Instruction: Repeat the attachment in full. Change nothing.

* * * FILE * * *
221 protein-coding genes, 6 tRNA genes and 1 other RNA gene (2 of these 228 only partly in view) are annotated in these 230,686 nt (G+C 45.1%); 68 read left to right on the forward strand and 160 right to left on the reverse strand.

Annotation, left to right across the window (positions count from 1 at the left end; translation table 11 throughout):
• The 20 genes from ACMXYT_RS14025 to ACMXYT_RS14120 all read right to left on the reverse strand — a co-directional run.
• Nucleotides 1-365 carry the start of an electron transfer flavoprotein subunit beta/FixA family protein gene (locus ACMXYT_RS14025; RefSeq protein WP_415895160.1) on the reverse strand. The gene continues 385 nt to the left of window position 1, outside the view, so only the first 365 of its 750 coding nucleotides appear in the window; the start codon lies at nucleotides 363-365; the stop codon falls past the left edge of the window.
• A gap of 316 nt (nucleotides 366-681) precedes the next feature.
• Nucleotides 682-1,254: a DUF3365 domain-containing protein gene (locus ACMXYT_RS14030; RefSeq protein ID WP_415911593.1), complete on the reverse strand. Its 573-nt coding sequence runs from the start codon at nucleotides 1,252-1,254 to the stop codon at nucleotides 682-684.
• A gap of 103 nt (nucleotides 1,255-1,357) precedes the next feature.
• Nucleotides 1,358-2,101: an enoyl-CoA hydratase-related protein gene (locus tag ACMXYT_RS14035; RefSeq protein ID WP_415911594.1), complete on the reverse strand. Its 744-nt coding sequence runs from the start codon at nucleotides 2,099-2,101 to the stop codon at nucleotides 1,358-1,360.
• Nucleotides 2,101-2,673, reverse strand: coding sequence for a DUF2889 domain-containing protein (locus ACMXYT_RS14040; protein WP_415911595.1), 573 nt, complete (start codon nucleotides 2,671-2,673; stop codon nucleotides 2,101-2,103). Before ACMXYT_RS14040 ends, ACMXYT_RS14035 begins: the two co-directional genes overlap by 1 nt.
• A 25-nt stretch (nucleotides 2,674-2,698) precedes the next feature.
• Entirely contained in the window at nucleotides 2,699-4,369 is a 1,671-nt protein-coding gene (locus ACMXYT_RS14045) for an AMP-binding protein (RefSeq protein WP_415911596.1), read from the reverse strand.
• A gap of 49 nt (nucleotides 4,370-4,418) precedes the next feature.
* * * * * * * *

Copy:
221 protein-coding genes, 6 tRNA genes and 1 other RNA gene (2 of these 228 only partly in view) are annotated in these 230,686 nt (G+C 45.1%); 68 read left to right on the forward strand and 160 right to left on the reverse strand.

Annotation, left to right across the window (positions count from 1 at the left end; translation table 11 throughout):
• The 20 genes from ACMXYT_RS14025 to ACMXYT_RS14120 all read right to left on the reverse strand — a co-directional run.
• Nucleotides 1-365 carry the start of an electron transfer flavoprotein subunit beta/FixA family protein gene (locus ACMXYT_RS14025; RefSeq protein WP_415895160.1) on the reverse strand. The gene continues 385 nt to the left of window position 1, outside the view, so only the first 365 of its 750 coding nucleotides appear in the window; the start codon lies at nucleotides 363-365; the stop codon falls past the left edge of the window.
• A gap of 316 nt (nucleotides 366-681) precedes the next feature.
• Nucleotides 682-1,254: a DUF3365 domain-containing protein gene (locus ACMXYT_RS14030; RefSeq protein ID WP_415911593.1), complete on the reverse strand. Its 573-nt coding sequence runs from the start codon at nucleotides 1,252-1,254 to the stop codon at nucleotides 682-684.
• A gap of 103 nt (nucleotides 1,255-1,357) precedes the next feature.
• Nucleotides 1,358-2,101: an enoyl-CoA hydratase-related protein gene (locus tag ACMXYT_RS14035; RefSeq protein ID WP_415911594.1), complete on the reverse strand. Its 744-nt coding sequence runs from the start codon at nucleotides 2,099-2,101 to the stop codon at nucleotides 1,358-1,360.
• Nucleotides 2,101-2,673, reverse strand: coding sequence for a DUF2889 domain-containing protein (locus ACMXYT_RS14040; protein WP_415911595.1), 573 nt, complete (start codon nucleotides 2,671-2,673; stop codon nucleotides 2,101-2,103). Before ACMXYT_RS14040 ends, ACMXYT_RS14035 begins: the two co-directional genes overlap by 1 nt.
• A 25-nt stretch (nucleotides 2,674-2,698) precedes the next feature.
• Entirely contained in the window at nucleotides 2,699-4,369 is a 1,671-nt protein-coding gene (locus ACMXYT_RS14045) for an AMP-binding protein (RefSeq protein WP_415911596.1), read from the reverse strand.
• A gap of 49 nt (nucleotides 4,370-4,418) precedes the next feature.